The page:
“This is the last chance of my life and I want to do this right,” says chef Rino Brigliadori Sr. above the din of the kitchen in his new restaurant, Positano. “I am back among all my old customers, and I want to make them happy.”
Many of you will remember the affable, silver-haired tower of Pisa from Modo Mio, the “Cucina Rustica Italiana” spot he founded in 1997 that quickly developed a loyal following. Early success must have gone to his head. In 2001, Brigliadori sold Modo Mio and followed the twinkling Tollway lights to the alleged land of new opportunity: Plano. He opened Rino’s, a swankier spot with a huge exhibition kitchen that created wonderful thin-crusted pizzas along with Brigliadori’s regular Italian specialties.
Apparently, his regular customers feared the drive north. After only 18 months, Rino’s closed in September 2004.
However, a bad location can’t keep a good chef down, so Brigliadori is back in the old ’hood.
In fact, Positano rescued the old Mediterraneo location at Frankford and Preston. It was a beauty of a space before a Japanese restaurant moved in for a minute and lacquered the interior black. Thankfully, Brigliadori and company have restored the building to its original Mediterranean roots. Rich golden tones wash the walls in warmth. Velvet curtains open and close to fit the mood and divide the main dining room. A floor-to-ceiling, black-and-white aerial photograph of the hillside village of Positano on the Amalfi Coast covers one wall and makes your mouth water for seafood.
Specifically, you’ll long for the fruits de mare that spring from the extra salty Mediterranean Sea. Mediterranean fish really doesn’t need more than a dab of olive oil, a squirt of lemon, and a pinch of salt—the simpler the better.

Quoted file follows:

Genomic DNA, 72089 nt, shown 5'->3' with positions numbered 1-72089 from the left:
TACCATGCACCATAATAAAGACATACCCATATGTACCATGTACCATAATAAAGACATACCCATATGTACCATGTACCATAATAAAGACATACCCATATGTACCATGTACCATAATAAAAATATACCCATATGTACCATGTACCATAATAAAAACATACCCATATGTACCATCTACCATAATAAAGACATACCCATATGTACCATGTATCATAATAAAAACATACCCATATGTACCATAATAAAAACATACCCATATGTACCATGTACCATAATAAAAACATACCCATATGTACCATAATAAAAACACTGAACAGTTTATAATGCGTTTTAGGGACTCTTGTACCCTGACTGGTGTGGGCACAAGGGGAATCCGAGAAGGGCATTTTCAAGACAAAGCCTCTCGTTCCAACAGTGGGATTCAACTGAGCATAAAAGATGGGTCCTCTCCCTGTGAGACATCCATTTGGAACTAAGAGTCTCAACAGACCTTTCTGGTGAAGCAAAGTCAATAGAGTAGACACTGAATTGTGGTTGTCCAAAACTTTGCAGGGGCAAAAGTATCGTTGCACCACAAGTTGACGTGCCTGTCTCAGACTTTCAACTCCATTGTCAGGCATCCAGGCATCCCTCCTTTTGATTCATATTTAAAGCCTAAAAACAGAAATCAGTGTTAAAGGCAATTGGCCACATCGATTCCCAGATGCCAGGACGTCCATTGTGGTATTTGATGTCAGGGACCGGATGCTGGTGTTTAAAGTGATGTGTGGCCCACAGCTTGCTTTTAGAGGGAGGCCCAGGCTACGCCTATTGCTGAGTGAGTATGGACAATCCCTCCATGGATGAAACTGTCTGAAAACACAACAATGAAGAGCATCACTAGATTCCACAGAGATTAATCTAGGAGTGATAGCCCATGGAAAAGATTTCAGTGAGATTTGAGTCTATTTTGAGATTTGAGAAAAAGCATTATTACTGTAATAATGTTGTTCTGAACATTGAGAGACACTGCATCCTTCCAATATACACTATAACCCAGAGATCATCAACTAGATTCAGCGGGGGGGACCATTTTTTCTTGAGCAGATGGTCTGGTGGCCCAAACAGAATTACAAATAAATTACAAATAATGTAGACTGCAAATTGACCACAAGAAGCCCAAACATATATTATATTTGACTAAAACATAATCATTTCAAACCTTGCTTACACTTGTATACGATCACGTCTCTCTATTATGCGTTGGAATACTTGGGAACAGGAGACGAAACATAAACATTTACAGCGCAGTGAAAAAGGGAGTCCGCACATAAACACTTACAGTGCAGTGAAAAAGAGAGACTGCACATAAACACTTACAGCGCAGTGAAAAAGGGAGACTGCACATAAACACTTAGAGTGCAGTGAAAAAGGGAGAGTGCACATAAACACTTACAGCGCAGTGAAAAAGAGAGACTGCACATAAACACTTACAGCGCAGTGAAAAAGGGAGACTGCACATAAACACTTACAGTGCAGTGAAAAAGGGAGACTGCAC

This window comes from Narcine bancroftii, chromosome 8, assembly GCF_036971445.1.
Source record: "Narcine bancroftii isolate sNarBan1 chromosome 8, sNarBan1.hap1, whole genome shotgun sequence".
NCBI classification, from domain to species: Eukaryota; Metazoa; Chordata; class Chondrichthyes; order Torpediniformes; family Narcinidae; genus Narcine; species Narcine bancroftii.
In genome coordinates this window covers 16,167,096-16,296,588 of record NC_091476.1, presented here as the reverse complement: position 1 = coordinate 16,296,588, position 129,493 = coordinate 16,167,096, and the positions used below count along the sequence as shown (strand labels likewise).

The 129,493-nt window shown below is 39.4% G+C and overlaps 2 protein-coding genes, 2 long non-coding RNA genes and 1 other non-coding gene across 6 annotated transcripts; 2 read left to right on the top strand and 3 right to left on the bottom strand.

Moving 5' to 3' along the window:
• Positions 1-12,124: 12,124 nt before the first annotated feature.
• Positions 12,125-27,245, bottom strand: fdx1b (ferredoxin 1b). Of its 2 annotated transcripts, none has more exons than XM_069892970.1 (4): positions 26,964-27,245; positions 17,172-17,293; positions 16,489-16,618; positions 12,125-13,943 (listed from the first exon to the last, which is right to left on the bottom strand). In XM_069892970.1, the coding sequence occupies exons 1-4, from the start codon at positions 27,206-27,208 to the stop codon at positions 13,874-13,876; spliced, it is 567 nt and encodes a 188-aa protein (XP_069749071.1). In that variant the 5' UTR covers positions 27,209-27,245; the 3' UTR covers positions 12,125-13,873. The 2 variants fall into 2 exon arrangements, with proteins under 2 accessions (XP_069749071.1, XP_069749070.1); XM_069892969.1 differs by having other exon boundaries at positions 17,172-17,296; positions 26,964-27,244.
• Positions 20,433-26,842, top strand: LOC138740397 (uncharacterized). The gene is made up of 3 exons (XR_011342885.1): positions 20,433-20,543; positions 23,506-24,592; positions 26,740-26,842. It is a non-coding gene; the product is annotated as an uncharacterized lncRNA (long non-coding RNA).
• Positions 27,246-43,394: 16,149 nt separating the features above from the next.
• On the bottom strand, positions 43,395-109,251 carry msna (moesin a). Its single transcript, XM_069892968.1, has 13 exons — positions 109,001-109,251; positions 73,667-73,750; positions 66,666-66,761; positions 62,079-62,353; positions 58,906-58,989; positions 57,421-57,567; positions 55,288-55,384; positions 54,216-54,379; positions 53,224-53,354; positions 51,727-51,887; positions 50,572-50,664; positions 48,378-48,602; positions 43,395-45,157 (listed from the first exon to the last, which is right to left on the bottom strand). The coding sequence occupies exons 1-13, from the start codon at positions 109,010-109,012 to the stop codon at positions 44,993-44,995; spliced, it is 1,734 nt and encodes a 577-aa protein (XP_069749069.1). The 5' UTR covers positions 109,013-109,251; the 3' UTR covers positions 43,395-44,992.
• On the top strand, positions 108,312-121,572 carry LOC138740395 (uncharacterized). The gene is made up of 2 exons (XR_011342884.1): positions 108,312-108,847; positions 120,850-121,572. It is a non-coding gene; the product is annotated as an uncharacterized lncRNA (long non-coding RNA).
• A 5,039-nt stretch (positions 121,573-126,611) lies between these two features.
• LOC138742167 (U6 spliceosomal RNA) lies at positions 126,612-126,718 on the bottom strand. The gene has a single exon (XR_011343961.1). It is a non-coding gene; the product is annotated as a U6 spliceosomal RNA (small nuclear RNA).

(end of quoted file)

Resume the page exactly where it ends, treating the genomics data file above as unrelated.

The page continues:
Calamari at Positano is prepared like the real deal. This is no sissy version in which the sweet meat of the poor cephalopod is battered and fried before a deep dunk in ketchup renders its taste obscure. Instead, chef Brigliadori presents calamari in all of its naked glory: the body of the squid, stuffed with scallops, shrimp, and sea bass, is gently kissed by the grill and sliced into 12, three-quarter-inch medallions arranged in an oval pattern surrounding a half lemon. The dish is visually simple, elegant, and tasty. But with an extra pinch of fresh sea salt, we’d have crawled the Appian Way for another taste.
What did blow us away, however, were the salads. We’d go back to Positano just for the mound of lightly steamed julienned beets tossed with bold Gorgonzola crumbles and walnut pieces in a subtle white balsamic vinaigrette. Or we’d return for the slivered baby artichokes hidden beneath a light veil of olive oil and lemon surrounded by thick triangles of fresh Parmigiano.
And we couldn’t say which was better: more than two dozen sautéed mussels or the rich white wine, garlic, and shallot broth that begged to be sopped up with the crusty house bread.
Between the salads and the best tiramisu around, we savored duck ravioli, lobster ravioli, and a lovely sliced sirloin served medium-rare, topped with fresh arugula and shaved Parmigiano. A grilled pork loin in a bland sauce of dried cherries and rosemary (is that possible?) was the only dish that failed.
On one visit, service bordered on disastrous. Our waiter was no help on the wine list, and another waiter continually interrupted him (“Table two is ready for their check.”) as he attempted to fill us in on the evening’s specials. On our return, the waiter could not have been more pleasant or more informed, dinner went without a hitch, and we learned a thing or two about Italian wine in the process.
While son Rino Jr. runs the front of the house, Rino Sr. insists on remaining behind the line, finishing every dish. And Brigliadori fans will be happy to find his signature desserts, like fresh peach ice cream served in a whole frozen peach and the aforementioned tiramisu, with ladyfingers soaked in rum nesting in thick mascarpone. 18111 Preston Rd. 972-407-9180. $$-$$$.